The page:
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You Got Fluxed Again

The public safety drone space, and maybe the entire drone niche, is in a state of flux.

An important issue I’ve run into recently is working with departments and pilots to overcome assumptions.

When presented with a different perspective, the typical response is that it can’t be right. But what I’m finding is a combination of new aviators that might be learning more from chatter than fact.

Here are a few of the hot topics in the past couple of weeks.

Flying Under a COA – It is shocking how little most departments and agencies know about their Certificates of Waiver or Authorization (COA) granted by the FAA, which they are supposed to comply with. When presented with some core issues, they run into insurmountable brick walls.

For example:

Nearly all COAs require the department to certify their drones are airworthy, and they bear that liability for doing so. However, because the drones have never earned an Airworthiness Certification, it is impossible to meet that requirement. Read Now This is a Giant COA Drone Problem.

Recently I interviewed John Meehan from the FAA on my Public Safety Drone Flight podcast about COA operations. When asked how departments could comply with that and other sections, the response was “good question.”

For example, many COA departments believe they can fly Beyond Visual Line of Sight (BVLOS), but they miss the BVLOS waiver is only for the pilot; it still requires a Visual Observer (VO) to keep eyes on the drone at all times the pilot can’t.

Speaking of Seeing the Aircraft During Flight – Another revelation this week was the release of actual flight testing data for pilots to comply with CFR 107.31. That’s the requirement to maintain the Visual Line of Sight of the aircraft (VLOS).

Many pilots think that to comply with VLOS as either the pilot or VO under BVLOS; they only have to see the aircraft. That’s not a factual statement.

Testing out in How Far Can I Legally Fly My Drone and Maintain VLOS and this data document show that for aircraft like a Phantom or Mavic sized aircraft, the maximum flight distance was 600 feet from the pilot who looked away from the drone in flight. If the pilot or VO maintained eye contact with the drone at all times, the maximum compliant flight was about 1,300 feet below 200 feet AGL and about 1,100 feet at 400 feet AGL.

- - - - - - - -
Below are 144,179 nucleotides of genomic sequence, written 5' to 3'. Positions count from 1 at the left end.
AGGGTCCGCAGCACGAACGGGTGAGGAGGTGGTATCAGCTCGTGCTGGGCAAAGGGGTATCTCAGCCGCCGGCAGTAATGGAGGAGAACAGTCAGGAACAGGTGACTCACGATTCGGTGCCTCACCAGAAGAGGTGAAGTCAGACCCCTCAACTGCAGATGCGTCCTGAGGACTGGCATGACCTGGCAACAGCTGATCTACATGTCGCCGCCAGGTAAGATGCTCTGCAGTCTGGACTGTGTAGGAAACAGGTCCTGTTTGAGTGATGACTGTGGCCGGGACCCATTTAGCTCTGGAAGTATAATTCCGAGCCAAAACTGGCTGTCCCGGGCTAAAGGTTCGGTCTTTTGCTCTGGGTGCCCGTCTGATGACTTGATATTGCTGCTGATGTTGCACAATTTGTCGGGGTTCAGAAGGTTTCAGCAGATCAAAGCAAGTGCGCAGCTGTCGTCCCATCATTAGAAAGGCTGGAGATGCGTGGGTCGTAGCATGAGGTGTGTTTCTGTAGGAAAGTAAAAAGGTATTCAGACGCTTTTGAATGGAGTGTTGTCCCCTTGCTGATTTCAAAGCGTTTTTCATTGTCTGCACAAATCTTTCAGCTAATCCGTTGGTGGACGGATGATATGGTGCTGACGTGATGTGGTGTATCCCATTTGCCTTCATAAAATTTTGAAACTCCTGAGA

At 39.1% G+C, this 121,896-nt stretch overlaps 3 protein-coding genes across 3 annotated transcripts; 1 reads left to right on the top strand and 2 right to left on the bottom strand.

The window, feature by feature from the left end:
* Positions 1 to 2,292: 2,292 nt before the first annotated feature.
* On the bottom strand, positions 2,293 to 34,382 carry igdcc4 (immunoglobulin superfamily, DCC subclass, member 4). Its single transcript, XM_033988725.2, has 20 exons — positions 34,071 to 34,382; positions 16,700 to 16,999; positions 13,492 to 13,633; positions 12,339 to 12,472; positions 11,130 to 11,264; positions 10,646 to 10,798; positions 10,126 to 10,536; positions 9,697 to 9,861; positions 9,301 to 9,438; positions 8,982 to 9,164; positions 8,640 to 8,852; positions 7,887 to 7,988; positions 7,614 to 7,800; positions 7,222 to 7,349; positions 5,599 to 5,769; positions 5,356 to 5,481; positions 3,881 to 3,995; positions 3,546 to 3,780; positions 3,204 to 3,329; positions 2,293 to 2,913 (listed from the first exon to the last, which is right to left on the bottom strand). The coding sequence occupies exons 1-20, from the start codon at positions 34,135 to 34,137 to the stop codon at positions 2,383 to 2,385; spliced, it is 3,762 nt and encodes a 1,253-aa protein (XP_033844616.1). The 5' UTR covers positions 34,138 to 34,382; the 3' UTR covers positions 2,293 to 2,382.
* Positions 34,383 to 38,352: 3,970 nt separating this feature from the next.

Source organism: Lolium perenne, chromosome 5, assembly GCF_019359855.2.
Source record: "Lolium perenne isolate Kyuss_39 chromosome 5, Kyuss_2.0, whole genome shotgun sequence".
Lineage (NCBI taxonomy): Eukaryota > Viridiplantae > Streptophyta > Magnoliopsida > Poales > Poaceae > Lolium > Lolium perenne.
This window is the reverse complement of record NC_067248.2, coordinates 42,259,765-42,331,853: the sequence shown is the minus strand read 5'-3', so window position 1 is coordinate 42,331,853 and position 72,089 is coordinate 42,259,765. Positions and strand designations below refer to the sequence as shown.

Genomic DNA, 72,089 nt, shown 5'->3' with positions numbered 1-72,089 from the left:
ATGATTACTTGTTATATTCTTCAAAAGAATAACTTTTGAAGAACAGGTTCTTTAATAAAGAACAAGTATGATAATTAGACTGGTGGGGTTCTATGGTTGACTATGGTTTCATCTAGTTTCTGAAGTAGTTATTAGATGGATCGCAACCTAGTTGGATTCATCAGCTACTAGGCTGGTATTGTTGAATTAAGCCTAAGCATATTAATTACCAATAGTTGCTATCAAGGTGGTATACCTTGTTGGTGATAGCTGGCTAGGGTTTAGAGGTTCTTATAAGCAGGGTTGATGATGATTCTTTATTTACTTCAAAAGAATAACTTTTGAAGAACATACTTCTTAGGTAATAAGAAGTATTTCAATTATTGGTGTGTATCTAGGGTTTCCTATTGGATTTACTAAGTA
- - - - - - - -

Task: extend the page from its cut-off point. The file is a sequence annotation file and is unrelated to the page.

At night, to meet the requirements of CFR 107.31 were limited to less than 60 feet from the pilot and VO at 6 feet AGL. The data is worth studying since you and your department is responsible for the compliant flight.

Drones are Made by Tech Companies – The final big issue in the past couple of weeks is that drone manufacturers feel they are tech companies and not aircraft manufacturers. Read this post.

It is a big deal because while you might be buying a drone from a tech company, it has never been certified safe to fly. It has not achieved or passed any Airworthiness Certification process. Ten manufacturers are working on achieving that goal for one model each. DJI, the leading manufacturer, is not one of those companies.

So while you are purchasing a piece of consumer electronics tech, as a COA or Part 107 pilot, you are regulated by laws that deal with aircraft operation. Those laws under Part 23 require manufacturer support and reporting to you of accidents, incidents, or malfunctions through Service Bulletins or Airworthiness Directives to make an informed decision if the aircraft is safe to fly per the regulations.

A recent UAS accident investigation report in the UK came to the conclusion drone manufacturers are “understandably reluctant to publish such information,” but that doesn’t mean drones are not falling out of the sky every single day. If you are interested in learning more or learning more about the accident, read this report.

These topics may be controversial, but they are not new. Miriam McNabb, the editor of Drone Life, was a guest on the Public Safety Drone Flight podcast. Miriam had some exceptional insight into what we are living through now compared to the early days of the auto industry. I recommend that all pilots listen to Miriam’s podcast here. It was fascinating.

About Steve Rhode

The Public Safety Flight website is dedicated to news, honest information, tips, and stories about the use of unmanned aircraft systems (UAS), UAVs, aircraft, and drones in the fire service and other public safety niches.The site was founded by Steve Rhode, an FAA-certificated airplane commercial and instrument certificated pilot and a very experienced Part 107 UAS commercial pilot. Steve is the Chief Pilot with the Wake Forest Fire Department and the North Carolina Public Safety Drone Academy. He also provides expert advice to drone pilots through Homeland Security Information Network and he is an FAA Safety Team drone expert. Steve loves to work closely with public safety pilots to answer questions and share information, real-world truth, and drone operation advice. You can contact Steve here, learn more about Steve here, or join his public safety pilot private email list here.

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